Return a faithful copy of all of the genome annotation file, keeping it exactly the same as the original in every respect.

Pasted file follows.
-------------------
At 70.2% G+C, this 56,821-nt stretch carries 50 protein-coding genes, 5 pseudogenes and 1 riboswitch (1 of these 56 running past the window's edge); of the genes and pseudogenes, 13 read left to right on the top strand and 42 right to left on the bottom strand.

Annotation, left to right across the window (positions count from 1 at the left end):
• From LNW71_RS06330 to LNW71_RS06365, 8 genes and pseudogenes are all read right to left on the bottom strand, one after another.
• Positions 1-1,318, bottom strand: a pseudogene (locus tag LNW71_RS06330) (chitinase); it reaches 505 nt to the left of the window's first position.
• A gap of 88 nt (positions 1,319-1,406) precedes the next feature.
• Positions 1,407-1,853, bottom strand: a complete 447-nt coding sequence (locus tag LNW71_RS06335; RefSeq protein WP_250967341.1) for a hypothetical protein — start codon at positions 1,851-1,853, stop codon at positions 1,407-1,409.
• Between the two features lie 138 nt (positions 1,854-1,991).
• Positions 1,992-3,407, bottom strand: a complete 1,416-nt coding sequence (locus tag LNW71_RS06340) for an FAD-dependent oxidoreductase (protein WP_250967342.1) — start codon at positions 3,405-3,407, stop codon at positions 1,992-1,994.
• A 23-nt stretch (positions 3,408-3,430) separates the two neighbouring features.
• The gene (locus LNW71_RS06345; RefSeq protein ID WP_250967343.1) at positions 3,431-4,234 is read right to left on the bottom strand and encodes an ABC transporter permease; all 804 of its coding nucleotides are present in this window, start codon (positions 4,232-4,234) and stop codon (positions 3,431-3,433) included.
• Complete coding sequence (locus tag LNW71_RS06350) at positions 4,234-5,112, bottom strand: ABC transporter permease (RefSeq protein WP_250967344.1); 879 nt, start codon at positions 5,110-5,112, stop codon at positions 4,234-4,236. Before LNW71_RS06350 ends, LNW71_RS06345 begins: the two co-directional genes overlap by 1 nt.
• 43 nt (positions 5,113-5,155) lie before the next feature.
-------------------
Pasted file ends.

At 70.2% G+C, this 56,821-nt stretch carries 50 protein-coding genes, 5 pseudogenes and 1 riboswitch (1 of these 56 running past the window's edge); of the genes and pseudogenes, 13 read left to right on the top strand and 42 right to left on the bottom strand.

Annotation, left to right across the window (positions count from 1 at the left end):
• From LNW71_RS06330 to LNW71_RS06365, 8 genes and pseudogenes are all read right to left on the bottom strand, one after another.
• Positions 1-1,318, bottom strand: a pseudogene (locus tag LNW71_RS06330) (chitinase); it reaches 505 nt to the left of the window's first position.
• A gap of 88 nt (positions 1,319-1,406) precedes the next feature.
• Positions 1,407-1,853, bottom strand: a complete 447-nt coding sequence (locus tag LNW71_RS06335; RefSeq protein WP_250967341.1) for a hypothetical protein — start codon at positions 1,851-1,853, stop codon at positions 1,407-1,409.
• Between the two features lie 138 nt (positions 1,854-1,991).
• Positions 1,992-3,407, bottom strand: a complete 1,416-nt coding sequence (locus tag LNW71_RS06340) for an FAD-dependent oxidoreductase (protein WP_250967342.1) — start codon at positions 3,405-3,407, stop codon at positions 1,992-1,994.
• A 23-nt stretch (positions 3,408-3,430) separates the two neighbouring features.
• The gene (locus LNW71_RS06345; RefSeq protein ID WP_250967343.1) at positions 3,431-4,234 is read right to left on the bottom strand and encodes an ABC transporter permease; all 804 of its coding nucleotides are present in this window, start codon (positions 4,232-4,234) and stop codon (positions 3,431-3,433) included.
• Complete coding sequence (locus tag LNW71_RS06350) at positions 4,234-5,112, bottom strand: ABC transporter permease (RefSeq protein WP_250967344.1); 879 nt, start codon at positions 5,110-5,112, stop codon at positions 4,234-4,236. Before LNW71_RS06350 ends, LNW71_RS06345 begins: the two co-directional genes overlap by 1 nt.
• 43 nt (positions 5,113-5,155) lie before the next feature.